Novak Djokovic vs Gael Monfils


Monfils ruined our no tie breaks wager on Friday and in the end he should have won all three sets played against Gasquet without needing a breaker, as he also served for set three at *5-4, but in typical Monfils style he made a mess of it.

The crazy Frenchman also tried his best to lose it in the final set tie break when he bizarrely (or normally for Gael) played a jumping, left-handed smash (pictured above) on a ball that looked to be drifting wide, so he’s in full clown mode this week.

He also toyed with retiring at the end of set two after a couple of his usual grass court comedy falls and after a chat with his team and some more treatment he decided to carry on and won.

All in a day’s work for Monfils, but now he faces an opponent he’s lost to 13 straight times and I think we all remember the last Djokovic vs Monfils encounter, don’t we?

It came in the US Open semi final last season when Djokovic was looking shaky (as was proven the very next round, the final, when Stan Wawrinka beat him comfortably), so Gael decided not to turn up for the first two sets.

Shuffling around, half tanking and confusing commentators into thinking he was injured, Monfils had lost the match in his head well before he even arrived on court and who knows how he’ll approach this one, if he approaches it at all.

I wouldn’t be surprised if he withdrew from this one citing the injuries from Friday, but if he does turn up he actually might have a bit of a chance.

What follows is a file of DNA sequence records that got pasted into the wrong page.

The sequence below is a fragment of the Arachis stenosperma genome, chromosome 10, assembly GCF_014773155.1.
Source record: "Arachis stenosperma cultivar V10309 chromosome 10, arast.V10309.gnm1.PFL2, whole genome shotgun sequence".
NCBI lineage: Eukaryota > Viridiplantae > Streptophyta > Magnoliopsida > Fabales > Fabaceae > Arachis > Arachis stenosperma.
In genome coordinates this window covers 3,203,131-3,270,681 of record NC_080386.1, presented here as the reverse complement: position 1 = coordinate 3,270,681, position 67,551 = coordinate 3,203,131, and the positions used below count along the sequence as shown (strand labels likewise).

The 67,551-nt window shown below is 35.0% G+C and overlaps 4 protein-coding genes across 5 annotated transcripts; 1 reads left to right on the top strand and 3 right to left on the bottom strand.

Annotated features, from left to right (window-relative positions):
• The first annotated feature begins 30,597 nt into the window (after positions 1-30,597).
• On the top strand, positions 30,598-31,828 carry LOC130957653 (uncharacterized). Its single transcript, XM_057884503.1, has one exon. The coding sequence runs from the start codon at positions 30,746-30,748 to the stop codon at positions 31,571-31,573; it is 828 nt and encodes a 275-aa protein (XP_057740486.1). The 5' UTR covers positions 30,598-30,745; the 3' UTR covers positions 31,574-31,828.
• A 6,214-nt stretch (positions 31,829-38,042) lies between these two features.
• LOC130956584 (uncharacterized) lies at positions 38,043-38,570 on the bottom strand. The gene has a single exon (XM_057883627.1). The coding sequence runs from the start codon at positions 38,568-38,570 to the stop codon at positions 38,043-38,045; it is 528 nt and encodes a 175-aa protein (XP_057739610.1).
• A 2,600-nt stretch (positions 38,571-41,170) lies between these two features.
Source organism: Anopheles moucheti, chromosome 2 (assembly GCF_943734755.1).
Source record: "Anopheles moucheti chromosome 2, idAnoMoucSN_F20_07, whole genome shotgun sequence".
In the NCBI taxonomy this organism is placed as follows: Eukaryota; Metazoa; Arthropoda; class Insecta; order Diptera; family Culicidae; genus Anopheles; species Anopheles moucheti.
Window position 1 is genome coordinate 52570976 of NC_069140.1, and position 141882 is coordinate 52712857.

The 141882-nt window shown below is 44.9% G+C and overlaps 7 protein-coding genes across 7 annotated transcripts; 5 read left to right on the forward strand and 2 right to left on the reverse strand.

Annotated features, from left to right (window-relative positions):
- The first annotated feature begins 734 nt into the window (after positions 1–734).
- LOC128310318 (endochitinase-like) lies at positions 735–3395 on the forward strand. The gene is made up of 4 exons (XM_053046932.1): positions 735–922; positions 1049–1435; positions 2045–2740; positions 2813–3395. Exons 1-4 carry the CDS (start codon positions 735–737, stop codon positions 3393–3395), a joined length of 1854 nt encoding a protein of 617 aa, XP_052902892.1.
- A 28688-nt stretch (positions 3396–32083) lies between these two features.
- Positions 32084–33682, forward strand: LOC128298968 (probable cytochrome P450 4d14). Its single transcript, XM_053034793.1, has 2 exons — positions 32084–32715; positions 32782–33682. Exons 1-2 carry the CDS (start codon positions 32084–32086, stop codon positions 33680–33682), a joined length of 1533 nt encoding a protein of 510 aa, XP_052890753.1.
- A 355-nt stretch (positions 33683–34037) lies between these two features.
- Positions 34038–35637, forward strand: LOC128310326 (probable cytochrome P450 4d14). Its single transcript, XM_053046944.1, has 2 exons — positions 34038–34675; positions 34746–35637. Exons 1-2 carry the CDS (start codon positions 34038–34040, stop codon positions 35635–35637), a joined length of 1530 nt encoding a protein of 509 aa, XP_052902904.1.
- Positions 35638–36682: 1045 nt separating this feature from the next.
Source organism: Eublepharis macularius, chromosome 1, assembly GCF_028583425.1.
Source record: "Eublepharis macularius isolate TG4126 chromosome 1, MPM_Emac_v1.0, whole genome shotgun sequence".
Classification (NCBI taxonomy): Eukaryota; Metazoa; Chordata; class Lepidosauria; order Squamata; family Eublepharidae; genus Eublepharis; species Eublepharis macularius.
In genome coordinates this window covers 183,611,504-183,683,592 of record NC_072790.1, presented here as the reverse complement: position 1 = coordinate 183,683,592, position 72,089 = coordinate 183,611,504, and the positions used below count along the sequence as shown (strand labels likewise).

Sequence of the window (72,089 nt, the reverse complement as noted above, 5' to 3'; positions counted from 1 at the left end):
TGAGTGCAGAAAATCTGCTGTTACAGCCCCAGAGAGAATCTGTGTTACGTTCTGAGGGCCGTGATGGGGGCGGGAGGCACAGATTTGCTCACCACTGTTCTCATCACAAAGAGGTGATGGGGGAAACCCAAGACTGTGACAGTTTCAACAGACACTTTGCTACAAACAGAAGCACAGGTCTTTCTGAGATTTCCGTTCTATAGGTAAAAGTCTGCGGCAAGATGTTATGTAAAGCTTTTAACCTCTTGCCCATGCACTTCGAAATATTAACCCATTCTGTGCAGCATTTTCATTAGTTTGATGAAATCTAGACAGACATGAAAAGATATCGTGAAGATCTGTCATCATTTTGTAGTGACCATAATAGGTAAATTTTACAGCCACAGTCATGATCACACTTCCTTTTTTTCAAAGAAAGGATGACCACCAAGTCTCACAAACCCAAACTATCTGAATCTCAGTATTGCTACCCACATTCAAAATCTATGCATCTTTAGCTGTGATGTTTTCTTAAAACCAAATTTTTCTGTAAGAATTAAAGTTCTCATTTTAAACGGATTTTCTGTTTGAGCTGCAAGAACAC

Without the pressure of a Grand Slam semi final on a surface he dislikes and with yet another injury to relax him Monfils’ big serving and big hitting that we saw against Gasquet can definitely do damage against this season’s Djokovic on this surface.

The brain of Monfils is the problem of course and he said after the Gasquet match: “At 6-2, 4-2, he put me under more pressure and the tension settled in. He began to make me think.”

And that is a position nobody wants to see Monfils put in – having to think rather than just doing what comes naturally. The results are usually not good.

Playing with freedom saw him close to beating Gasquet on grass in two comfortable sets, which would have been a superb result for Monfils – probably the best of his career on the surface – so there’s a reason to think he could surprise Novak on Saturday.

I wouldn’t back him to win the match, but a point on him to win set one at 3.85 or on Djokovic to win the match 2-1 at 4.0 look the ones for a bet on Saturday.

Monfils has taken a set in five of their last seven meetings and Djokovic should have dropped a set to Donald Young here this week, so he’s hardly an unstoppable force.

Three of the last four finals in Eastbourne have gone all the way and we’ll get a void on set betting if Gael retires anyway.

It’s been another profitable week on the grass (more so had Martin Klizan played one more point against Marsel Ilhan) and this looks a day to have one small wager and get ready for better opportunities to come at Wimbledon.

Best Bets
3 points win Sugita to beat Mannarino (only if backed Mannarino outright at the start) at 1.93
1 point win Djokovic to beat Monfils 2-1 at 4.0